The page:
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How Canadian banks can use cybersecurity in the pursuit of greater customer experience

(As originally published on LinkedIn, 10 October 2018)

The landscape for Canadian retail banks is shifting. Branch networks are shrinking and banks are on the hunt for innovative ways to add value to client relationships in the absence of face-to-face interactions. As the switch to digital platforms increases, banks need to look at how to build meaningful connections through mobile applications and digital tools. The big challenge is how to accelerate adoption, while overcoming the technological hesitance posed by some customers. If banks can’t build trust, how will they flourish in the digital era?

That’s where cybersecurity comes in. Bringing together the right project teams, while making investments in appropriate cyber resources, can play a vital role in increasing customer trust and ultimately the customer experience you provide. In doing so, there are some things to consider.

Keep customer information safe

Banks are aware they are one of the most at-risk industries facing cyber-related threats. To maintain their brand reputation requires the right protective and mitigative measures to build resiliency and prevent cyber threats from becoming reality.

Protecting customer information is top priority. If the customer doesn’t feel like their information is protected, why would they give it to you? To win and maintain the trust of customers, banks have to demonstrate dedication to preserving confidentiality and maintaining the integrity of data.

Funding cybersecurity can also create return on investment. Consider a call centre for example; a cyber strategy that mitigates account fraud and theft would reduce the call load and impact on time, loss provisions and resourcing costs. The customer is satisfied that their information is safe, while the burden on the service team is limited.

Avoid the creepiness factor

With a vast amount of personal data already digitized, consumers are becoming more aware of what information is available about them – and how businesses are using it. Imagine sharing an image of your new house on social media, and your bank reaching out about home insurance products? It’s not far-fetched. Taking privacy and cybersecurity beyond compliance can mean shifting strategy from creepy to cool.

The EY Can compliance help you compete? report outlines a few innovative data strategy options to consider, such as real-time consent, user managed access and digital personas.

Intertwine digital and security

We’ve seen that new technologies can bring a new layer of risks, so it’s important that banks focus on cybersecurity while they innovate. As disruption pushes the need for speed to get new products and services to market, accelerated timelines can sometimes override attention to protection – according to the EY Global banking outlook 2018survey.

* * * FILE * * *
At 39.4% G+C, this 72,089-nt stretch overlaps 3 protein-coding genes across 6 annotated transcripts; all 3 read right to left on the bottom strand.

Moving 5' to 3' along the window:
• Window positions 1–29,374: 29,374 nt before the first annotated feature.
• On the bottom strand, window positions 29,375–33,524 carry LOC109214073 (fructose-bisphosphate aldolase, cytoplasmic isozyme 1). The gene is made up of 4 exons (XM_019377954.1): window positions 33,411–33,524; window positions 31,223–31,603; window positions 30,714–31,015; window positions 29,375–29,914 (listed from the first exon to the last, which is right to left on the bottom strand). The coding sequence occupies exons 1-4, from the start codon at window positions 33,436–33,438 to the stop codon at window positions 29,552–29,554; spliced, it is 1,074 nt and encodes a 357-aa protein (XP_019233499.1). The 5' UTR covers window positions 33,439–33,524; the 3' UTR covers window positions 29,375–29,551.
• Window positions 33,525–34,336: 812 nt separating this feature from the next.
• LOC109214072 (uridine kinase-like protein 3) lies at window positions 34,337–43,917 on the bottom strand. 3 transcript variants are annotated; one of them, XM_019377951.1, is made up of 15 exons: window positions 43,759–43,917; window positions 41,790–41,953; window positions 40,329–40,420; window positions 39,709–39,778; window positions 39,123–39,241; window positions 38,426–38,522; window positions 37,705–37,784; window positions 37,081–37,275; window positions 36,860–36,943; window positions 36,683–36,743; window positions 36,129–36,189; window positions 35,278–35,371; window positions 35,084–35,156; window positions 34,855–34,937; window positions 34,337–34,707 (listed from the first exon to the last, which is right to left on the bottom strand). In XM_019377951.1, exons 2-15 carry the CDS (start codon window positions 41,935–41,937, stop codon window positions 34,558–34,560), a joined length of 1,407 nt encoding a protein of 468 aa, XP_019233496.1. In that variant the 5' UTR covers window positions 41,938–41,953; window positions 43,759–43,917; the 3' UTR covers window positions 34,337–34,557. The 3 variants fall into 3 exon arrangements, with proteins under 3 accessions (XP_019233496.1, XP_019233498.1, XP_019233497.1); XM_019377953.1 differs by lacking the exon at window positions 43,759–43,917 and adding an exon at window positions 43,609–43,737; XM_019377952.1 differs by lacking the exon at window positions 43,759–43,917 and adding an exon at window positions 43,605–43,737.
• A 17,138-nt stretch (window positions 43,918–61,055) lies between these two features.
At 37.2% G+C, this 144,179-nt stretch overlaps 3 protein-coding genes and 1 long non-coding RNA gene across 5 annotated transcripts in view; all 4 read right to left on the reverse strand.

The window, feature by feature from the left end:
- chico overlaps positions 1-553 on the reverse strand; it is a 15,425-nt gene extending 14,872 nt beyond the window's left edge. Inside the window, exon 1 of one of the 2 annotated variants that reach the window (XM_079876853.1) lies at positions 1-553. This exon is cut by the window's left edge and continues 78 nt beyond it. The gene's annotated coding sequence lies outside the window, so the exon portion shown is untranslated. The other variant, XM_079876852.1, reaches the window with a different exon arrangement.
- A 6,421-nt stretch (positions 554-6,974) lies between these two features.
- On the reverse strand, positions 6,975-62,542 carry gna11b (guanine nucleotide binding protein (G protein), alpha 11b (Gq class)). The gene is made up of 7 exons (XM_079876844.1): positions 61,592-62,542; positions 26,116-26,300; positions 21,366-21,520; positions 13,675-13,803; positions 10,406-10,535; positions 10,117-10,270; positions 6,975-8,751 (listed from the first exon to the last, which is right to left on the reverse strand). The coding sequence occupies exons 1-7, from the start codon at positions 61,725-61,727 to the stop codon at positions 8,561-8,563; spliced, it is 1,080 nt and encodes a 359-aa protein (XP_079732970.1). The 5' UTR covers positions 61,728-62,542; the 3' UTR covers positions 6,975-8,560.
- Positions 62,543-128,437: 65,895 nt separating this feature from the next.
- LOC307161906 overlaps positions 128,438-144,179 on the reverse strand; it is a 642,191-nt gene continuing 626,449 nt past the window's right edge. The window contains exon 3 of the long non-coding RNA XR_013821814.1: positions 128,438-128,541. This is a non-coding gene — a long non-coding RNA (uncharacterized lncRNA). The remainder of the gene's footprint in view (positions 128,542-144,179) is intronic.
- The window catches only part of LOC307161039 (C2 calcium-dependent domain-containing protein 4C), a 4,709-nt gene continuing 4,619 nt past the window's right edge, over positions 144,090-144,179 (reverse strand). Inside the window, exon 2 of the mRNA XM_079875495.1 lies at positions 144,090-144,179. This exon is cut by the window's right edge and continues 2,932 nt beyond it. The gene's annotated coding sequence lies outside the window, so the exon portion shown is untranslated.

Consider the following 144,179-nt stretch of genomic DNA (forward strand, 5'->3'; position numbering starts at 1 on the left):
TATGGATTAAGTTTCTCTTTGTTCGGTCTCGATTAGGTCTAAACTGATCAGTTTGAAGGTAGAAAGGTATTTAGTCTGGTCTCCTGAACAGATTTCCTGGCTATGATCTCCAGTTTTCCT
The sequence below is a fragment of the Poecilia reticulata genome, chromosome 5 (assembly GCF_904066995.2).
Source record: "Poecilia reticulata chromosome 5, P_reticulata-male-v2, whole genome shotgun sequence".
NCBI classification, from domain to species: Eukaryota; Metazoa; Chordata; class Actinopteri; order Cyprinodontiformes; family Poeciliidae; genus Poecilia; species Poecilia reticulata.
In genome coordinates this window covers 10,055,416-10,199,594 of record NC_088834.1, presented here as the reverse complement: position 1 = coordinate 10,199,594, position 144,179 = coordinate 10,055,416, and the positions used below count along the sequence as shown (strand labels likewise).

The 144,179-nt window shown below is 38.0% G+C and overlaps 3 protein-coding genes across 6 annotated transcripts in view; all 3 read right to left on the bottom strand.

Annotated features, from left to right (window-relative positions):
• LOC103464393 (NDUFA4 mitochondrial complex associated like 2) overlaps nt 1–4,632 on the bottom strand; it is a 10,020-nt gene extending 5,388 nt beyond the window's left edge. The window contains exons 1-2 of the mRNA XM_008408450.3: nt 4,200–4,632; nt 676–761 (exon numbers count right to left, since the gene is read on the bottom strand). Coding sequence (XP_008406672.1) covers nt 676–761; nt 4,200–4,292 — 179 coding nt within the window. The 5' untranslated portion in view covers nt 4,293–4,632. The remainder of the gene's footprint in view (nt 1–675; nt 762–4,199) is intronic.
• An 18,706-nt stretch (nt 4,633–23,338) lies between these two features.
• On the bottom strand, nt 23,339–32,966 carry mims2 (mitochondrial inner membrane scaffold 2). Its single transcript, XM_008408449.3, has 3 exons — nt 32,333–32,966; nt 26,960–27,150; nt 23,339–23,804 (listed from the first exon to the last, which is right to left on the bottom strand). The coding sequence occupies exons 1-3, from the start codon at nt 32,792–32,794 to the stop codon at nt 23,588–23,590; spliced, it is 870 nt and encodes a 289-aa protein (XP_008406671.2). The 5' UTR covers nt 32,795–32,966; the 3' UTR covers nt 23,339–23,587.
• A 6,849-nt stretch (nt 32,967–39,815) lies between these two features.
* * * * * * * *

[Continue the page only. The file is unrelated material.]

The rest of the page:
That’s why digital and security teams need to be intertwined from the get-go. Security has traditionally been viewed as the hurdle to jump at the end of a project – which needs to stop. Cybersecurity is everyone’s responsibility. The security team should be seen as an enabler to innovation, and integrated into all facets of a project. Incorporating security into the design will be cheaper if done right from the start, rather than slowing the project or fixing issues afterwards.

Stay two steps ahead of new regulation

Banks need to understand broad trends and regulations that will impact how cyber risk governance needs to evolve. Growing cyber threats are pushing regulators around the world to hold organizations more accountable for cybersecurity, through tougher regulation and enhanced supervisory expectations.

The European Union’s General Data Protection Regulation (GDPR) is probably the most wide-reaching example of recent data protection laws. While in Canada, mandatory breach notification regulations (PIPEDA) are set to come this November and will require organizations to provide certain notifications of a breach.

In anticipation of new requirements, Canadian banks should be updating their breach strategy and response plans. Staying compliant and transparent with customers will aid in building greater customer trust and awareness.

Going above and beyond to build resiliency to protect customer information from potential threats is the key to building trust – and greater trust equals greater customer engagement.

At the end of the day, entities that maintain the greatest client trust will be able to gather the greatest amount of data. If you’ve proven to the customer that you’re resilient against cyber threats, they are more likely to use your product or service, giving you greater access to data to make strategic business decisions for a better customer experience.

How is your organization using cybersecurity to build a greater customer experience? Read more insights at


Thomas Davies

Thomas Davies

Associate Partner


+1 416 943 2013